The Mann Plan: Lifting Up Black Cincinnati

The Urban League’s landmark report – The State of Black Cincinnati, TWO CITIES— documented the significant and distressing racial disparities which are a part of everyday life for Black Cincinnatians.  The Report details the continuing huge disparities in poverty; minority-owned businesses; life expectancy; infant mortality; education; childhood poverty; home ownership; criminal justice issues; unemployment; and so on.

David Mann has a long track record of fighting for equity in our city.  He served as Mayor with the first African American City Manager, Sylvester Murray.  He was Mayor when the federal consent decree was entered into requiring Black and female representation in police recruit classes and in promotions to Sergeant.  The consent decree was later expanded to promotions to Lieutenant and Captain

COVID-19 Response

  • David understands that opportunities are severely limited without economic development, and the COVID-19 pandemic has disproportionately impacted the African American community. Nearly 30% of Black-owned small businesses in Cincinnati faced devastating losses during these unprecedented times.
  • As Chair of the Budget and Finance Committee, David advocated explicitly for organizations that support the African American community when determining where to allocate pandemic relief funding. David’s experience negotiating city budgets has prepared him to ensure that Black Cincinnati will receive economic support in order to lift up the community.

Economic Growth

  • In 2015, Black-owned enterprises made up 18.3% of all businesses in Cincinnati, a staggeringly low percentage compared to peer cities that we look to for diversity benchmarks. We must expand the opportunities for African Americans in our City to build their businesses, paving the way to the American Dream. Growing Black wealth also includes breaking down barriers to homeownership for African Americans, especially in areas that are still feeling the foreclosure effects of the 2008 recession.
  • While on City Council, David fought to raise the minimum wage of city employees and those working under contracts with the City of Cincinnati, ensuring these workers a livable wage. In addition, David worked closely with minority owned businesses and workers’ rights organizations in combating wage theft and continues to advocate for enhanced funding to enforce the city ordinance. As Mayor, David will continue these efforts and work to raise the minimum wage for all workers in Cincinnati.


  • Throughout his career, David has become a champion of education. As Co-Chair of the Preschool Promise Committee, he worked diligently to ensure all children, regardless of background, are offered full educational opportunities from a young age. This thriving program has transformed pathways for much of Cincinnati’s youth.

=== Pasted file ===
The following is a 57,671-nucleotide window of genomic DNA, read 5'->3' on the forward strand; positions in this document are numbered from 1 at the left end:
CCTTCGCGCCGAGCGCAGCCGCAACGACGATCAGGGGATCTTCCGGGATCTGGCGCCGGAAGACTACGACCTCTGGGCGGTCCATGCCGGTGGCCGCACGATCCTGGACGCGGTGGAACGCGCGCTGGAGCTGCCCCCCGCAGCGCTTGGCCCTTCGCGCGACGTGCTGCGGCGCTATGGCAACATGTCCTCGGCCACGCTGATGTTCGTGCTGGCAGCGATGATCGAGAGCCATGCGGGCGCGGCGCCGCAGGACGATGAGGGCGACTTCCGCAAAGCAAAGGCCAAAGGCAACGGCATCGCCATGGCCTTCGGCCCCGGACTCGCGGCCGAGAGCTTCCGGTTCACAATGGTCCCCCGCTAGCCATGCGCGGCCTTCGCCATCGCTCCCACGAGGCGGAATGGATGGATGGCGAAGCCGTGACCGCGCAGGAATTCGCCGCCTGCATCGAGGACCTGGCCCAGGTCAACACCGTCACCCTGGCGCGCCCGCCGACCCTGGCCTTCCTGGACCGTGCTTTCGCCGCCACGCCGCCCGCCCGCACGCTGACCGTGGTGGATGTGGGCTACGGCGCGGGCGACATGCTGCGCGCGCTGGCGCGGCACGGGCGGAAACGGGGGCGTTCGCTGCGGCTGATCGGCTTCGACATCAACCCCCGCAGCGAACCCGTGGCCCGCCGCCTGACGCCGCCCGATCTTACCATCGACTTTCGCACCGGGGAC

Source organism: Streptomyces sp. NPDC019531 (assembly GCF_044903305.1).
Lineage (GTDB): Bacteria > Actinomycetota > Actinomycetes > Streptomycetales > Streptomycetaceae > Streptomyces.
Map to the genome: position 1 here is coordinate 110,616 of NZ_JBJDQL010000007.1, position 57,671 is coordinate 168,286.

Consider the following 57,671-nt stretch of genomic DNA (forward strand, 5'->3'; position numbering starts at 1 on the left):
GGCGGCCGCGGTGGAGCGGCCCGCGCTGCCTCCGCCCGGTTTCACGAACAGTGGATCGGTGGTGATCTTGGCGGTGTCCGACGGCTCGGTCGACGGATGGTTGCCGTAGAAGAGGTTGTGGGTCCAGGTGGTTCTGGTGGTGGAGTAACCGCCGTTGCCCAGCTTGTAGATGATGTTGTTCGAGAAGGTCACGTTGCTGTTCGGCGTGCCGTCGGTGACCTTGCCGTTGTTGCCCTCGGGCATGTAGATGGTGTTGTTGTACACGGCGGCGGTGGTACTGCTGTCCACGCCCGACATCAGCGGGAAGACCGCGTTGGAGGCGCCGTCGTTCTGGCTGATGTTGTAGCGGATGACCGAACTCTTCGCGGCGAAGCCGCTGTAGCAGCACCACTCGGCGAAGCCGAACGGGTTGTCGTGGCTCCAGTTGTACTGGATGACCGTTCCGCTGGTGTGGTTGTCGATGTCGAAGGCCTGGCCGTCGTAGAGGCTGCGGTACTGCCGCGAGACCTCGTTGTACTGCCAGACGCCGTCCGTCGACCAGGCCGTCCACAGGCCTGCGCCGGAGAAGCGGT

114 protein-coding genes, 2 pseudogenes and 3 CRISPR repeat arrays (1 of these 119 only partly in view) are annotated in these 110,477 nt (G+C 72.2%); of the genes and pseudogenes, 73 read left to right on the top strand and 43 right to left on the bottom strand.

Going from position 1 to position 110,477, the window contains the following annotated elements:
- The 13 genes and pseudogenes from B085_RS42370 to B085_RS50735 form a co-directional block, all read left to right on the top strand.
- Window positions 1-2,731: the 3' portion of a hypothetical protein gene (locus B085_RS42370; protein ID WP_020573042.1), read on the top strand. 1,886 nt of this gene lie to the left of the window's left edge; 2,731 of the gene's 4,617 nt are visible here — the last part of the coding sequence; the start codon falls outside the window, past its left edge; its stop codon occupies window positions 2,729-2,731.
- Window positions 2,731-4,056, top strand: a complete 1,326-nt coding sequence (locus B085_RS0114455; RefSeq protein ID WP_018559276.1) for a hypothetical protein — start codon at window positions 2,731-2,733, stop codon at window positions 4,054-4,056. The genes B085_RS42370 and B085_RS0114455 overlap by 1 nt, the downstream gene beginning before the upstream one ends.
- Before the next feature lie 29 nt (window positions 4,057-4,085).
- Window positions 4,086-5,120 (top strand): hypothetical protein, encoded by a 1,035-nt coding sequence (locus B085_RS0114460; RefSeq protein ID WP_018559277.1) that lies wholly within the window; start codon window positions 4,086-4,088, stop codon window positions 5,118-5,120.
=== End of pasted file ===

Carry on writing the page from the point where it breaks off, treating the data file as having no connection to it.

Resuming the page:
• David is dedicated to addressing the racial disparities in Cincinnati Public School’s responses to student misconduct. According to a recent study, Black students at Cincinnati Public Schools are five times more likely to face disciplinary measures than their white counterparts. As Mayor, David will work with CPS to reform disciplinary measures and foster equity for all students.

Police Relations

  • David believes that in order to address and continue to improve the relationship between Black Cincinnati and the Cincinnati Police Department, the City must remain committed to the Collaborative Agreement. More broadly, the City must work hard to achieve continuing improvement in our policing. David supports the Citizens Complaint Authority (CCA), charged with independently investigating citizen complaints with respect to police conduct.
  • The heart of the Collaborative Agreement is a strong commitment to community based problem solving. This approach works because it draws on engagement of community leaders in addressing police problems.

Environmental Health

  • David is passionate about making sure every child and resident of the City of Cincinnati is given the resources to succeed particularly by addressing the issue of food insecurity and food deserts. In 2019, following two years of careful review, David successfully championed an initiative to ​revise the City’s zoning code to be more permissive of urban agriculture. This initiative provides business owners and residents greater access to fresh, healthy food within food deserts.
  • In older cities like Cincinnati, issues of lead pipes and paint pose serious health risks that often disproportionately impact the African American community. Making necessary infrastructure changes affordable and accessible is one of David’s primary concerns. As Mayor, David will work to see that all Cincinnati residents can live in safe, healthy homes.

Life Expectancy

  • Often resulting from environmental health concerns, the difference in life expectancy for residents of predominantly Black neighborhoods in Cincinnati compared to white neighborhoods is staggering, in some cases nearly 20 years. This difference in the length of life is unacceptable. While in office, David will partner with community and government organizations to ensure that all Cincinnatians are given resources needed to eliminate these health inequalities.

The Future

David recognizes that while our City has made significant progress over the last few years to lift up Black Cincinnati, we still have work to do. As Mayor, David will continue to make tangible, necessary changes across Cincinnati furthering his commitment to create a city that works for all.